Atal Bihari Vajpayee steadied Indian economy in turbulent times

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The Vajpayee-led NDA government, facing the aftermath of the economic derailment in 1996, implemented major reforms in industrial and economic sectors, continuing the second generation of economic reforms from 2000-01 onwards.

Atal Bihari Vajpayee pix credit X Hardeep Singh Puri

Atal Bihari Vajpayee pix credit X Hardeep Singh Puri

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By Prerana Meher

New Delhi, December 24: Atal Bihari Vajpayee was the first non-Congress Prime Minister who completed his full term since Independence. Coming to the helm of affairs for 13 days in 1996, then for a period of 13 months from 1998 to 1999, followed by a full term from 1999 to 2004, Vajpayee’s tenures are marked with illuminatory reforms and interventions that reshaped governance and the future roadmap of the country.

His leadership witnessed a profound transformation in both India’s economic and infrastructural realms. Vajpayee’s governance was characterized by an unwavering commitment to stability, growth, and modernization, establishing the groundwork for a more robust and prosperous India. The Vajpayee-led NDA government, facing the aftermath of the economic derailment in 1996, implemented major reforms in industrial and economic sectors, continuing the second generation of economic reforms from 2000-01 onwards.

Steps like disinvestment, international joint ventures, capital market liberalization, Greenfield ventures, and increased tax devolution for states were initiated by the Vajpayee government. Outdated laws were abolished, and reforms were introduced in the Indian Penal Code.

In 2000, a committee was established under Vajpayee’s leadership to design the backbone of the Goods and Services Tax (GST) model. Also, the Fiscal Responsibility Act was introduced in 2001 with aims to bring fiscal discipline, and enhance macroeconomic management.

By 2003-04, the fiscal deficit was 4.57% of the GDP, lower than the projected 4.8%. On economic front, Vajpayee government succeeded in curbing the revenue deficit to 3.54% of the GDP, lower than the projected 3.6%. Additionally, his tenure yielded remarkable results, with India’s output growth recorded at 7.2% and a GDP growth rate of 8.2% in 2003-04.

Foreign exchange reserves also surged from $32.4 billion in 1998 to an impressive $113 billion in 2003- 04, accompanied by consecutive current account surpluses. India’s output growth reached 7.2%, and the GDP growth rate was 8.2% in 2003-04. The foreign exchange reserves rose from $32.4 billion in 1998 to $113 billion in 2003-04, with a current account surplus during 2001-2004.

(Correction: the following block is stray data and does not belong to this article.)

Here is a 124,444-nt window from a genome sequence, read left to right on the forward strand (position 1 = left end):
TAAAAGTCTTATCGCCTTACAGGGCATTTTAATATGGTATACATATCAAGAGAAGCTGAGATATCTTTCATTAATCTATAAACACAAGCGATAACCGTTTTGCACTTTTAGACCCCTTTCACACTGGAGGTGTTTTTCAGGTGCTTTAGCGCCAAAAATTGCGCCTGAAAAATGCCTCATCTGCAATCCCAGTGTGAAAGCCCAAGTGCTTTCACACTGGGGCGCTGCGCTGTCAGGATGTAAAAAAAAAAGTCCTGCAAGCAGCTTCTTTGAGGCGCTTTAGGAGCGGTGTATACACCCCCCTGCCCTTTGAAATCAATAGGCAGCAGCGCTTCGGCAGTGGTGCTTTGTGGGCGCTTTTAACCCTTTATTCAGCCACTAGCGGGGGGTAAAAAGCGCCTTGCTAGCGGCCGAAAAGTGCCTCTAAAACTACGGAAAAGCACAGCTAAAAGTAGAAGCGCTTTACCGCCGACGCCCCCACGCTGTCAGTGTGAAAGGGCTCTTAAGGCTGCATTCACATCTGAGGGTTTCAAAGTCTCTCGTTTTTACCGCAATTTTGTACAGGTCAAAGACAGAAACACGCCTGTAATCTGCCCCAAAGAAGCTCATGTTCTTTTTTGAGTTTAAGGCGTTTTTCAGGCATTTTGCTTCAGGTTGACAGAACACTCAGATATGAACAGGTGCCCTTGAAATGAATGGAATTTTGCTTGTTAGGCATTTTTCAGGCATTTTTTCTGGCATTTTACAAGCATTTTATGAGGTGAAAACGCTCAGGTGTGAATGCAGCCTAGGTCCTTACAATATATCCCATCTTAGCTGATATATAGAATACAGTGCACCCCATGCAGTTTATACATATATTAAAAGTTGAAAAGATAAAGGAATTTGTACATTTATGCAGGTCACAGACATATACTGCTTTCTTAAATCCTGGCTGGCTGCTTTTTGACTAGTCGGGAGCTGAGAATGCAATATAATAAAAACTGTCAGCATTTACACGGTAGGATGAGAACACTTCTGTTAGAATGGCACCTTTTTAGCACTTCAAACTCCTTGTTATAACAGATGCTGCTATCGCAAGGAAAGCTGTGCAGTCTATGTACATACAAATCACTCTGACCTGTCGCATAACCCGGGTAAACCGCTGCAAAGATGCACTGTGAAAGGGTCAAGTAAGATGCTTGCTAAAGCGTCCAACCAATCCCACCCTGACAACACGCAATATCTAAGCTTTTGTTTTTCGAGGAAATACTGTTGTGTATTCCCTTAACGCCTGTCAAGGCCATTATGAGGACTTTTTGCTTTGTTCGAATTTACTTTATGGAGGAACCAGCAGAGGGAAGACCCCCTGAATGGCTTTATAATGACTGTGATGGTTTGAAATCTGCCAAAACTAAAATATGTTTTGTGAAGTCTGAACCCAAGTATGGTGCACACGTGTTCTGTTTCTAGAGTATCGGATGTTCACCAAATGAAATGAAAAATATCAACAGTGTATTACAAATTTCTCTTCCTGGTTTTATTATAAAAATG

The economic policies of Vajpayee led to a significant decrease in the inflation rate, from 13.23% in 1998 to 2.5% in 2002-03. In 1999, despite the India-Pakistan war, inflation in India hit an eighteen-year low at 3.1%. The government under Vajpayee’s leadership also focused on the growth of small-scale industries, implementing policies that benefited rural artisans. Production increased substantially from Rs. 1,57,525 in 1998-99 to Rs. 3,36,344 in 2003-04, showcasing a massive growth of Rs. 1,78,819 during the NDA’s tenure.

The overall growth rate of industrial production rose from 4.1% in 1998- 99 to 6.9% in 2003-04, with the automobile sector experiencing significant growth from 5.4% in 1998-99 to 15.1% in 2003-04. Shri Atal Bihari Vajpayee effectively utilized economic reforms to lay the foundation for crucial infrastructure through the National Highway Development Policy (NHDP) and National Telecom Policy (NTP), 1999.

The NHDP, launched in 1998, aimed to upgrade, rehabilitate, and develop roads by international standards. As of March 2004, 6909 km of national highways were completed/under construction (3200 km completed, 3709 km under construction). The Golden Quadrilateral Highway Project, launched in 2001, was initially criticized, but it turned out to be the longest road project in India, connecting major metros within a few years.

Over 5400 km of new highways were built across the country. Vajpayee ji’s emphasis on infrastructure extended to rural connectivity through the Prime Minister Grameen Sadak Yojana (PMGSY), launched in 2000. Road connectivity projects in Left Wing Extremist Areas (LWE) were also undertaken, completing 51,511 km of roads during his tenure.

The road network in India expanded to 36.22 lakh km in 2003-04, which marks an insignia of effective governance by Vajpayee government. The National Telecom Policy, launched in 1999, aimed at affordable and effective telecommunication for all, leading to a substantial increase in telephone subscribers. From a base of 14.88 million in 1997, the total number of telephone subscribers reached 54.61 million in 2003, a 267% increase in six years.

Additionally, it installed a network of more than 25 million telephone lines spreading across 300 cities, 4869 towns, and 310897 villages, making the Indian telecommunications network the ninth largest in the world. The subscriber base increased to 3.27 million over the first ten months of the fiscal year (2001), an additional growth of around 74%. 3 Mobile connectivity became a key pillar of the government’s plan for financial inclusion contributing to the JAM (Jandhan, Aadhaar, Mobile) plan, with India’s telephone penetration rate shifting from single digits to a significant level.

In essence, Vajpayee’s legacy is a testament to economic resurgence and infrastructural development. His tenure not only navigated India through economic challenges but also laid the groundwork for a more prosperous nation, showcasing the transformative power of his visionary leadership.  

(Author is a researcher with Public Policy Research Centre)





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